Electrospinning is helping in this effort to produce more efficient metal-air batteries through the creation of porous graphite-like carbon fibers. These fibers can have metal nanoparticles embedded in them and have been used as effective bi-functional catalysts within these batteries to better facilitate oxygen evolution reactions (OERs) and oxygen reduction reactions (ORRs). It's a small step but one that shows promise for the future of metal-air batteries.

Supercapacitors

Aside from the various batteries that can be enhanced with electrospun meshes, supercapacitors are another area where electrospinning has potential. To work, supercapacitors need an efficient electric double layer, and tailored electrospun meshes composed of conductive carbon fibers have shown a lot of promise.

Electrospinning has been beneficial because the process has been able to create meshes which have a specific pore size, short diffusion pathway, high flexibility, high electrical conductivity, and a high electrochemically accessible surface area, all of which have helped to yield efficient devices so far.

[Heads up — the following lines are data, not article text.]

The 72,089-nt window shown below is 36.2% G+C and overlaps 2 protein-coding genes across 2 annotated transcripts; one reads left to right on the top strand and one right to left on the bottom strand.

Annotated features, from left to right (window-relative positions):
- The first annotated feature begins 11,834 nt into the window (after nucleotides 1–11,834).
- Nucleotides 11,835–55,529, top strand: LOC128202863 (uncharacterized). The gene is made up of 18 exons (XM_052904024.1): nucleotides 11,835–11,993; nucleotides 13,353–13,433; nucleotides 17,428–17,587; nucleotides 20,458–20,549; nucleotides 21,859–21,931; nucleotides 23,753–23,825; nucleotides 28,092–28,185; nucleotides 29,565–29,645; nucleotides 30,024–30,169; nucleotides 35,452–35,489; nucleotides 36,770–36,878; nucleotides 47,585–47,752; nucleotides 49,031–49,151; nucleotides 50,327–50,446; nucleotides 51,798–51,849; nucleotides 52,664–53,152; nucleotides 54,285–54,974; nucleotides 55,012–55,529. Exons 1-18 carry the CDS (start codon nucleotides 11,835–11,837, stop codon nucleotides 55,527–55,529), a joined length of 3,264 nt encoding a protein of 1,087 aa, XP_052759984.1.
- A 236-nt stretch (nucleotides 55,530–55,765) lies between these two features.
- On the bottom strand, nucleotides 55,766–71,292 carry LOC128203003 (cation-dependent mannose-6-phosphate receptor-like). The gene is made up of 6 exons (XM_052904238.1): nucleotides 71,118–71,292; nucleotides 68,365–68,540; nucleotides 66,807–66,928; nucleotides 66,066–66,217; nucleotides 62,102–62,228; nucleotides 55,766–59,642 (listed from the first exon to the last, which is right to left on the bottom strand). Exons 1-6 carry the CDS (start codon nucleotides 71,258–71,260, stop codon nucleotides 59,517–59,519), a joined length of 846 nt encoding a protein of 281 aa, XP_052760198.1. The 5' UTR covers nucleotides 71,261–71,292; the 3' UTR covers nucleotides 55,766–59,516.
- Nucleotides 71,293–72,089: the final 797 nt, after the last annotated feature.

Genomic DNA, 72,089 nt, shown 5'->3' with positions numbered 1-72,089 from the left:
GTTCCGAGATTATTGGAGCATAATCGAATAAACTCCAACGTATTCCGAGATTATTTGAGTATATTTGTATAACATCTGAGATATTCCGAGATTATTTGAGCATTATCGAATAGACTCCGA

Sources and Further Reading

  • Electrospin Tech: http://electrospintech.com/carbonfibers.html#.XWrcKihKjIU
  • “Nanofiber-Based Membrane Separators for Lithium-ion Batteries”- Alcoutlabi M. et al, Mater. Res. Soc. Symp. Proc. Vol. 1718, 2015, DOI: 10.1557/opl.2015.556
  • “Electrospun Nanomaterials for Energy Applications: Recent Advances”- Santangelo S., Applied Sciences, 2019, DOI: 10.3390/app9061049

Disclaimer: The views expressed here are those of the author expressed in their private capacity and do not necessarily represent the views of AZoM.com Limited T/A AZoNetwork the owner and operator of this website. This disclaimer forms part of the Terms and conditions of use of this website.

Liam Critchley

Written by

Liam Critchley

Liam Critchley is a writer and journalist who specializes in Chemistry and Nanotechnology, with a MChem in Chemistry and Nanotechnology and M.Sc. Research in Chemical Engineering.

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Comments

  1. Barry Murray Barry Murray United States says:

    Liam....  as nepheline syenite (Al203 + Si02 can be spun as rock wool, how close would this material be for use in FoamKrete™ ECO Housing?

The opinions expressed here are the views of the writer and do not necessarily reflect the views and opinions of AZoNano.com.